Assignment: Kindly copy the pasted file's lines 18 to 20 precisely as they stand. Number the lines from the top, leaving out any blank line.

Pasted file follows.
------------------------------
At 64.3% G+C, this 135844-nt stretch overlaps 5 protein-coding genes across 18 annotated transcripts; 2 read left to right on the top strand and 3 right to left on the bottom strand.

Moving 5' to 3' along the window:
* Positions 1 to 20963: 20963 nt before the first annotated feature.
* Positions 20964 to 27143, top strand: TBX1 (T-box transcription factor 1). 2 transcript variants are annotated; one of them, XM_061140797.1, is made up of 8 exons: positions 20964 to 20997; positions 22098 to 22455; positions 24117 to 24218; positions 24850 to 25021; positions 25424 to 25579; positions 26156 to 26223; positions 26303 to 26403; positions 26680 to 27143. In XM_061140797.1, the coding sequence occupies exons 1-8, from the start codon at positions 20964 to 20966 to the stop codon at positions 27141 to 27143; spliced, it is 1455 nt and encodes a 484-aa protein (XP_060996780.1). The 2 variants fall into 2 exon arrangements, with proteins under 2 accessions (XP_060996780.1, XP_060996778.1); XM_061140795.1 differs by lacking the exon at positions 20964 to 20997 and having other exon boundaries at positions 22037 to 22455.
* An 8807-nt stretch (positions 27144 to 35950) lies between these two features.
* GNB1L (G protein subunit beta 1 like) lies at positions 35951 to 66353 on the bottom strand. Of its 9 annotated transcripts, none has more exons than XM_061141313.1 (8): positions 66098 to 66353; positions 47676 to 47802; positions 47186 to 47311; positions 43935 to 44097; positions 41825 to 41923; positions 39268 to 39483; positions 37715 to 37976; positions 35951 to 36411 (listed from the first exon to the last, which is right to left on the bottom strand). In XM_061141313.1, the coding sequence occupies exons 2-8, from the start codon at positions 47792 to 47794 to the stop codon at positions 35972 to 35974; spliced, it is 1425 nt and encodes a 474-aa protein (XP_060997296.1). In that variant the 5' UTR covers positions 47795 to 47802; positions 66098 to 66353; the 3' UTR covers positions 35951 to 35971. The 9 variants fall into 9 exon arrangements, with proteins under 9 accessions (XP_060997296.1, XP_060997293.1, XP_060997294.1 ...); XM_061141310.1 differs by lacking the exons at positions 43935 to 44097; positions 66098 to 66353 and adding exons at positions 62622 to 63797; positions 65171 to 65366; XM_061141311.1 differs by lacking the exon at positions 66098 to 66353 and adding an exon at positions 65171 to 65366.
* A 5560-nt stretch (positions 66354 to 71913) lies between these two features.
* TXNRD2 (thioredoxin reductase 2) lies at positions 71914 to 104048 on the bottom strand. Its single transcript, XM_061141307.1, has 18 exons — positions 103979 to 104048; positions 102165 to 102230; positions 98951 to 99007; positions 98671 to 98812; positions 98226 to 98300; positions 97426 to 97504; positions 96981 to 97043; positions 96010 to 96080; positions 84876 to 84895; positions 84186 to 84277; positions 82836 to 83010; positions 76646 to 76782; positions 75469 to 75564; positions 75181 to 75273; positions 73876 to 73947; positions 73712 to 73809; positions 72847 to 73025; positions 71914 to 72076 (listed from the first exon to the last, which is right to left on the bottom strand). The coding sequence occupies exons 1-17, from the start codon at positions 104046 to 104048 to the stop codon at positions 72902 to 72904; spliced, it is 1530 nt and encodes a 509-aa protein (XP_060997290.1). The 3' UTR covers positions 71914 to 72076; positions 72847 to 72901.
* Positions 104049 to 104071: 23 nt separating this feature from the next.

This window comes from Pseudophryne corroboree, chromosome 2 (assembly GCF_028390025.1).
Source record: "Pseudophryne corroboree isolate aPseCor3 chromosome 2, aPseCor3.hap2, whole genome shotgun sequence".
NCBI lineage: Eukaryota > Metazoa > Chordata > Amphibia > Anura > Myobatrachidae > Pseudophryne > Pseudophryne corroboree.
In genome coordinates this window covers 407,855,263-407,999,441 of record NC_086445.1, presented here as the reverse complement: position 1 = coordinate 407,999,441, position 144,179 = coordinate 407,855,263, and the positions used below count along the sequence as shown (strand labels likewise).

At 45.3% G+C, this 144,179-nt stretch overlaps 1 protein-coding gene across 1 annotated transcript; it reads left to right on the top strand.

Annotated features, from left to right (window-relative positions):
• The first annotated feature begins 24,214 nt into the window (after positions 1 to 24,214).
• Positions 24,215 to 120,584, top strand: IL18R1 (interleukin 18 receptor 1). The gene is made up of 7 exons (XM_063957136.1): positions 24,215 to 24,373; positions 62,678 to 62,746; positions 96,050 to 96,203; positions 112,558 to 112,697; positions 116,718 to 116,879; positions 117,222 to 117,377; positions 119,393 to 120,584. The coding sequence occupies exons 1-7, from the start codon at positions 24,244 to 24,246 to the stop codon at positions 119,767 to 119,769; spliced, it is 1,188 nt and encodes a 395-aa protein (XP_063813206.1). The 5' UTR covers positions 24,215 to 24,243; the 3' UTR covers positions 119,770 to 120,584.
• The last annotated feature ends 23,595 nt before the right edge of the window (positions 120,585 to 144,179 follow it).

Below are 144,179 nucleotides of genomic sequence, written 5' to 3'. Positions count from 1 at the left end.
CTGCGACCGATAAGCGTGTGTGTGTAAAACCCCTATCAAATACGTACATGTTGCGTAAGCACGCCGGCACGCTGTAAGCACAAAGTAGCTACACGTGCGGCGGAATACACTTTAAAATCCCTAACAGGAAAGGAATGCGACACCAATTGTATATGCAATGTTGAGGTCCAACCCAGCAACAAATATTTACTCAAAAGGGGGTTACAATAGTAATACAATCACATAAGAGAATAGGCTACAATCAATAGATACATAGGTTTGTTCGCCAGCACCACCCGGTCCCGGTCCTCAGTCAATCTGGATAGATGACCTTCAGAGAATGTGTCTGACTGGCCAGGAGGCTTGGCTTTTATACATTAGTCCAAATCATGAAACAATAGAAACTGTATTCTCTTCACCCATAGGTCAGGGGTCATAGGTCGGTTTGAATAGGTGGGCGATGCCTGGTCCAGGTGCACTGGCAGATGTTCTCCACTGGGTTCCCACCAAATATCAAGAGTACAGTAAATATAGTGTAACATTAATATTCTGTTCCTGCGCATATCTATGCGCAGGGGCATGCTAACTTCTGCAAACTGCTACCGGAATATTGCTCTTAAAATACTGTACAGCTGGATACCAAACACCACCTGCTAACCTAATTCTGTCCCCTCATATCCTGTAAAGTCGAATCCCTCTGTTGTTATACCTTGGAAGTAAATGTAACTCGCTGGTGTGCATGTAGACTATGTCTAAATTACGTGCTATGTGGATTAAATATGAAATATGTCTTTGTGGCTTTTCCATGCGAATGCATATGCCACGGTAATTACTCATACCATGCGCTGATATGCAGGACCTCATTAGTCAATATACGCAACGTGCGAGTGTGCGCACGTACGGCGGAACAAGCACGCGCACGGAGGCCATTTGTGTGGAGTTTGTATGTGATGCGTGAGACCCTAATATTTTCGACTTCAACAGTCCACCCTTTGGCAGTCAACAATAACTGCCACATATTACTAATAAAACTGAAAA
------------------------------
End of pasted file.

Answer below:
• The last annotated feature ends 23,595 nt before the right edge of the window (positions 120,585 to 144,179 follow it).

Below are 144,179 nucleotides of genomic sequence, written 5' to 3'. Positions count from 1 at the left end.
CTGCGACCGATAAGCGTGTGTGTGTAAAACCCCTATCAAATACGTACATGTTGCGTAAGCACGCCGGCACGCTGTAAGCACAAAGTAGCTACACGTGCGGCGGAATACACTTTAAAATCCCTAACAGGAAAGGAATGCGACACCAATTGTATATGCAATGTTGAGGTCCAACCCAGCAACAAATATTTACTCAAAAGGGGGTTACAATAGTAATACAATCACATAAGAGAATAGGCTACAATCAATAGATACATAGGTTTGTTCGCCAGCACCACCCGGTCCCGGTCCTCAGTCAATCTGGATAGATGACCTTCAGAGAATGTGTCTGACTGGCCAGGAGGCTTGGCTTTTATACATTAGTCCAAATCATGAAACAATAGAAACTGTATTCTCTTCACCCATAGGTCAGGGGTCATAGGTCGGTTTGAATAGGTGGGCGATGCCTGGTCCAGGTGCACTGGCAGATGTTCTCCACTGGGTTCCCACCAAATATCAAGAGTACAGTAAATATAGTGTAACATTAATATTCTGTTCCTGCGCATATCTATGCGCAGGGGCATGCTAACTTCTGCAAACTGCTACCGGAATATTGCTCTTAAAATACTGTACAGCTGGATACCAAACACCACCTGCTAACCTAATTCTGTCCCCTCATATCCTGTAAAGTCGAATCCCTCTGTTGTTATACCTTGGAAGTAAATGTAACTCGCTGGTGTGCATGTAGACTATGTCTAAATTACGTGCTATGTGGATTAAATATGAAATATGTCTTTGTGGCTTTTCCATGCGAATGCATATGCCACGGTAATTACTCATACCATGCGCTGATATGCAGGACCTCATTAGTCAATATACGCAACGTGCGAGTGTGCGCACGTACGGCGGAACAAGCACGCGCACGGAGGCCATTTGTGTGGAGTTTGTATGTGATGCGTGAGACCCTAATATTTTCGACTTCAACAGTCCACCCTTTGGCAGTCAACAATAACTGCCACATATTACTAATAAAACTGAAAA